Thursday, May 14, 2009

About a decade too late

Tougher rules to ban 'liar loans'

A startling fact about mortgage lending was highlighted by the Financial Services Authority (FSA) this week. In 2007, at the height of the lending boom, 45% of all mortgages were being granted without the lenders checking if the borrower's stated income was correct. Many people will be surprised that lenders had got into the habit of lending billions of pounds to people without, apparently, making basic checks on their ability to repay. A lot of the unchecked lending involved "fast track" and "self-certified" mortgages. In some quarters these have been dubbed "liar loans", giving the borrowers a convenient way of dodging sensible lending restrictions. "We have found substantive evidence of irresponsible lending and inadequate affordability assessment," said the FSA.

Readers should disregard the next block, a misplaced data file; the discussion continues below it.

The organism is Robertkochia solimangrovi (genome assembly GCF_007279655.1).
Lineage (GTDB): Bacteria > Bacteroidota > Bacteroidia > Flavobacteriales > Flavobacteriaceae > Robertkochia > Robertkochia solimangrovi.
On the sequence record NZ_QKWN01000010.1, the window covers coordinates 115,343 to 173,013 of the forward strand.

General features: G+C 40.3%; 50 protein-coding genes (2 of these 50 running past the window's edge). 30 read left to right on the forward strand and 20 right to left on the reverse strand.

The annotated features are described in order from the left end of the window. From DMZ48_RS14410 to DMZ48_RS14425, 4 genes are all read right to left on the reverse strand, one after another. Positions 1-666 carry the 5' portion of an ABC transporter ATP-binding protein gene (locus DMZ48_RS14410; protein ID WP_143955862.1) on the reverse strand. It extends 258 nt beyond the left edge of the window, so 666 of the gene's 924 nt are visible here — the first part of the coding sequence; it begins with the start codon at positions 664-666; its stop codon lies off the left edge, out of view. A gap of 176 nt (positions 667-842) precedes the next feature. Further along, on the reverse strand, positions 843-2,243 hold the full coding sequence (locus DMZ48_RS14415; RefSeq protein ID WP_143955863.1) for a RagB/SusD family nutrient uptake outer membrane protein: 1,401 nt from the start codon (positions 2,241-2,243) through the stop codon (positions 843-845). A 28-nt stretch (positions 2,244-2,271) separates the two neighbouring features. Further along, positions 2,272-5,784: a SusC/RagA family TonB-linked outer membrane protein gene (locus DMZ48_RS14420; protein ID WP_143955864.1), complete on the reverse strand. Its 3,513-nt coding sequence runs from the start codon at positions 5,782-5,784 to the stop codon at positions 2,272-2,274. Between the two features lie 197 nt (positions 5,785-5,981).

Posted by little professor @ 01:08 PM (1373 views)
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20 thoughts on “About a decade too late

  • little professor says:

    If you have a spare hour, it’s well worth watching this episode of The Money Programme, broadcast on BBC2 back in 2003. It unveiled massive widespread mortgage fraud involving brokers encouraging customers to take out liar loans, overstating their income by several multiples. The reporter stated at the end of the programme that he expected a clampdown on this practice, which would stem the flow of money into the market and cool house prices. Instead nothing was done.